Jake's Journey with Apraxia

And the Friends We Met Along the Way

Today I’d like to introduce you to Kristy. She is a mama whose path crossed mine on our local apraxia Facebook page. She and I instantly clicked because we were both seeking out holistic treatment at the exact same time. A few emails and a phone conversation later, we met up for lunch one day and have been friends ever since. As far as I am concerned, we were destined to be in each other’s life. Her story is a huge source of inspiration …   

Eight years; that is how long we waited for our son, B. Living the life of infertility puts life into perspective. The day I discovered I was pregnant was the happiest and scariest day of my life. I had recently traveled to Ghana, Africa on a mission trip and came back to the states very sick. Not only was I heavily vaccinated for this trip, but I was heavily medicated for almost a month from an unknown virus I had contracted. On that sunny day in August 2009, my elation of finally being pregnant was overshadowed by fear of the toxins in my body that our baby was conceived in and what the future might hold for our miracle baby.

Fast forward to December 2010, my 9 month old son had his first bought with double ear infections. Being one month late on his vaccinations, they also ‘caught him up’ on this visit with a concoction of 5 vaccines. After one week of screaming, crying, mild fevers and rage, our perfect boy changed into a zombie. He lost the 3 words he had been using. His development stopped in all ways; communication, fine and gross motor skills and emotions.

Unfortunately, I spent the next year in denial. B was basically non-verbal but would laugh on occasion.  He did learn to crawl and walk. He was fascinated with everything; staring intently as if he were studying with the intensity of a scientist. Eventually the ‘stemming’ started – spinning, flapping, walking on tip toes, and humming.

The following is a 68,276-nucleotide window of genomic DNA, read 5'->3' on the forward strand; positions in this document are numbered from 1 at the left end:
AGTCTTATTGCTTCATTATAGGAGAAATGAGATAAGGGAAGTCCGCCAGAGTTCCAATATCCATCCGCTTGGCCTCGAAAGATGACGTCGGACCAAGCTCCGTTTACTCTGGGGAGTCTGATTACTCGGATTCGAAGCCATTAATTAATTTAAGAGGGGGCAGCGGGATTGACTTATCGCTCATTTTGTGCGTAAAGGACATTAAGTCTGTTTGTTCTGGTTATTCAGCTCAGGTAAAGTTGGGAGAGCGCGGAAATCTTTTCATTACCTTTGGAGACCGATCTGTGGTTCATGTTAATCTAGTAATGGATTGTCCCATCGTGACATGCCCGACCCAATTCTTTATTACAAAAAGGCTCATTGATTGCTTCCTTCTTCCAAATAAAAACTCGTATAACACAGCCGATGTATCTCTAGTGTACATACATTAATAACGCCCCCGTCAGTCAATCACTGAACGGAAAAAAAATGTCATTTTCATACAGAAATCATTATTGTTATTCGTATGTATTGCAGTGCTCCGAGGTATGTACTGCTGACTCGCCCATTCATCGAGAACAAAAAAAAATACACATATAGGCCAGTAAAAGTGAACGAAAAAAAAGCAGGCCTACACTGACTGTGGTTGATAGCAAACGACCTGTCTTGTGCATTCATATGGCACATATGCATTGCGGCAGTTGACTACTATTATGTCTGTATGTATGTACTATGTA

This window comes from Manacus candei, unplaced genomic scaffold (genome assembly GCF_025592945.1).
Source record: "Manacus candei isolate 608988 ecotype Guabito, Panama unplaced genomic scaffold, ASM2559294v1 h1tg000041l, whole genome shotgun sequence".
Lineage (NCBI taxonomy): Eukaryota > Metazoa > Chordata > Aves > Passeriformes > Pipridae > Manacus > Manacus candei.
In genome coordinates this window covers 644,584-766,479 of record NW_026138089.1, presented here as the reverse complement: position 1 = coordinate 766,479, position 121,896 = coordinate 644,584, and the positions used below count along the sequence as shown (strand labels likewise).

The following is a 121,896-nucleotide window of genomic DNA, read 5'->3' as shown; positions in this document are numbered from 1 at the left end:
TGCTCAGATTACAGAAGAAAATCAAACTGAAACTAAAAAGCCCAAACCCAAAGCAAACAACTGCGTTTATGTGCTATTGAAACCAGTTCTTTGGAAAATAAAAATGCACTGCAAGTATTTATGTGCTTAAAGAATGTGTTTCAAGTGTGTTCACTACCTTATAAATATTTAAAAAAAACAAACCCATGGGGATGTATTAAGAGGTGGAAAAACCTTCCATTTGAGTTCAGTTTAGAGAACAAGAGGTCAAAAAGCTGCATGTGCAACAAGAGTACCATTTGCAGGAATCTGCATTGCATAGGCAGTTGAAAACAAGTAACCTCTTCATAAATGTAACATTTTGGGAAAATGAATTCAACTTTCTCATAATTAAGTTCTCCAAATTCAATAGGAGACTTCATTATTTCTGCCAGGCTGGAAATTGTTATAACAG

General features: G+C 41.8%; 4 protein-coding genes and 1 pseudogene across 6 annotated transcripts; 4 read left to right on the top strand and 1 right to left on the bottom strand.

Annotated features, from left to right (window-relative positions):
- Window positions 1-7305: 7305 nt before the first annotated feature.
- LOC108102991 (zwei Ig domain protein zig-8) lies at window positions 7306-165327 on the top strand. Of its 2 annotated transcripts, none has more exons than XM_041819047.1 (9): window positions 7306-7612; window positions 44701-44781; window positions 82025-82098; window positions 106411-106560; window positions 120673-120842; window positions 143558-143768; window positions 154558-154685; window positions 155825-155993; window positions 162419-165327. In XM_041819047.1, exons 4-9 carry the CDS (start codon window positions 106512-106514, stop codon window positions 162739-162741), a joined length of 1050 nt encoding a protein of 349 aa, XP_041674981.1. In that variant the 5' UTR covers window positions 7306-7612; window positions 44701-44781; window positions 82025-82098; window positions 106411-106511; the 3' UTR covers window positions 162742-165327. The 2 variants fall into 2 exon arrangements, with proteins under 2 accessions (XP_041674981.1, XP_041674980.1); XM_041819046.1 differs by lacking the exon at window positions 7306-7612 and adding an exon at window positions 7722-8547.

And then there were the intestinal issues. B LOVES food! The problem was he had never had a solid bowel movement. I kept asking his pediatrician about this, but she kept blowing it off.  At his 2 year exam, her answer was “Don’t worry, it’s just toddler’s diarrhea. He will outgrow this in a year or two”. WHAT? I told the doctor this was unacceptable and I wanted his stool tested for yeast and I also wanted to know how to test for possible food allergies. She denied and said it would eventually pass.

I left that day with a referral to a Pediatric Developmental Specialist for developmental and speech delay. I had also already been in contact with our state program called Babies Can’t Wait.

That day I took things into my own hands and lost all faith in our doctor, our medical facility and our insurance (none would help me get the testing I wanted done on my son). I contacted a naturopathic doctor and sent B’s saliva for testing; specifically looking into possible food and environmental allergens and toxins. Also, per my husband’s urging, I began researching Autism.  Believe me, many tears were shed; not for only my sweet son, but for the incredible guilt I had. Was this all my fault? Was my son conceived in such a toxic environment (remember my vaccines and medications from my Africa trip) that this was the result? But nonetheless, I was a mother on a mission.